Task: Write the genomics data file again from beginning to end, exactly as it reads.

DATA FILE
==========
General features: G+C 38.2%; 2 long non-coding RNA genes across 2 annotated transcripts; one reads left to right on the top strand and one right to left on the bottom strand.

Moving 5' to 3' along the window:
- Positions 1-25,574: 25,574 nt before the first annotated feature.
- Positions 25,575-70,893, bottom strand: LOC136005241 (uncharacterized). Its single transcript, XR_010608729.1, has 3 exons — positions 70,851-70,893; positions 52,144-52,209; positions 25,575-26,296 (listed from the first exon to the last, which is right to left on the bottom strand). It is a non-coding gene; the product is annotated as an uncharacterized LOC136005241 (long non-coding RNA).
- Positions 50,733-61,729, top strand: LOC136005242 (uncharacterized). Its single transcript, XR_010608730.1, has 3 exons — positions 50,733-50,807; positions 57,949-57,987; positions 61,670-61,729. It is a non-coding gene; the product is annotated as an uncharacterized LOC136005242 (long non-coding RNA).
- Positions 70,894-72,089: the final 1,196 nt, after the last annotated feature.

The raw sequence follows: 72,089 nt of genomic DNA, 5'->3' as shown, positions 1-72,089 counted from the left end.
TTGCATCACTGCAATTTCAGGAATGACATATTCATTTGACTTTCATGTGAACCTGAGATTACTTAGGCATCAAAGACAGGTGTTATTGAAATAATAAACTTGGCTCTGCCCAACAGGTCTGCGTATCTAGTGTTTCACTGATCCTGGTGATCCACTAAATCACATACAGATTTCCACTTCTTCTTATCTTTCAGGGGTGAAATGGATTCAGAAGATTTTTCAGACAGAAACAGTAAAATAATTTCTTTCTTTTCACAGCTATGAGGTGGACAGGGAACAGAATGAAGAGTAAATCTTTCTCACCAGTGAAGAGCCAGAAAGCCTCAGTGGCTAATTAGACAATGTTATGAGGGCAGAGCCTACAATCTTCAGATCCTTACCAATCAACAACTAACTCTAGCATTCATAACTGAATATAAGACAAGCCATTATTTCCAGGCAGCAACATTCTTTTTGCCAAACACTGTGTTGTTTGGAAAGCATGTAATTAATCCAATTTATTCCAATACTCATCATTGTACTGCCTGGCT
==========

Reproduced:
General features: G+C 38.2%; 2 long non-coding RNA genes across 2 annotated transcripts; one reads left to right on the top strand and one right to left on the bottom strand.

Moving 5' to 3' along the window:
- Positions 1-25,574: 25,574 nt before the first annotated feature.
- Positions 25,575-70,893, bottom strand: LOC136005241 (uncharacterized). Its single transcript, XR_010608729.1, has 3 exons — positions 70,851-70,893; positions 52,144-52,209; positions 25,575-26,296 (listed from the first exon to the last, which is right to left on the bottom strand). It is a non-coding gene; the product is annotated as an uncharacterized LOC136005241 (long non-coding RNA).
- Positions 50,733-61,729, top strand: LOC136005242 (uncharacterized). Its single transcript, XR_010608730.1, has 3 exons — positions 50,733-50,807; positions 57,949-57,987; positions 61,670-61,729. It is a non-coding gene; the product is annotated as an uncharacterized LOC136005242 (long non-coding RNA).
- Positions 70,894-72,089: the final 1,196 nt, after the last annotated feature.

The raw sequence follows: 72,089 nt of genomic DNA, 5'->3' as shown, positions 1-72,089 counted from the left end.
TTGCATCACTGCAATTTCAGGAATGACATATTCATTTGACTTTCATGTGAACCTGAGATTACTTAGGCATCAAAGACAGGTGTTATTGAAATAATAAACTTGGCTCTGCCCAACAGGTCTGCGTATCTAGTGTTTCACTGATCCTGGTGATCCACTAAATCACATACAGATTTCCACTTCTTCTTATCTTTCAGGGGTGAAATGGATTCAGAAGATTTTTCAGACAGAAACAGTAAAATAATTTCTTTCTTTTCACAGCTATGAGGTGGACAGGGAACAGAATGAAGAGTAAATCTTTCTCACCAGTGAAGAGCCAGAAAGCCTCAGTGGCTAATTAGACAATGTTATGAGGGCAGAGCCTACAATCTTCAGATCCTTACCAATCAACAACTAACTCTAGCATTCATAACTGAATATAAGACAAGCCATTATTTCCAGGCAGCAACATTCTTTTTGCCAAACACTGTGTTGTTTGGAAAGCATGTAATTAATCCAATTTATTCCAATACTCATCATTGTACTGCCTGGCT